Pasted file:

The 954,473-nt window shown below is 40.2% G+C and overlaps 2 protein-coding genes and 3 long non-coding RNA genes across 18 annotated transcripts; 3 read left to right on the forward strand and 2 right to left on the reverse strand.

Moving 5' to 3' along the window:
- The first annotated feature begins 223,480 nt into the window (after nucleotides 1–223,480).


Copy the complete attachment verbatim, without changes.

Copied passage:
The 954,473-nt window shown below is 40.2% G+C and overlaps 2 protein-coding genes and 3 long non-coding RNA genes across 18 annotated transcripts; 3 read left to right on the forward strand and 2 right to left on the reverse strand.

Moving 5' to 3' along the window:
- The first annotated feature begins 223,480 nt into the window (after nucleotides 1–223,480).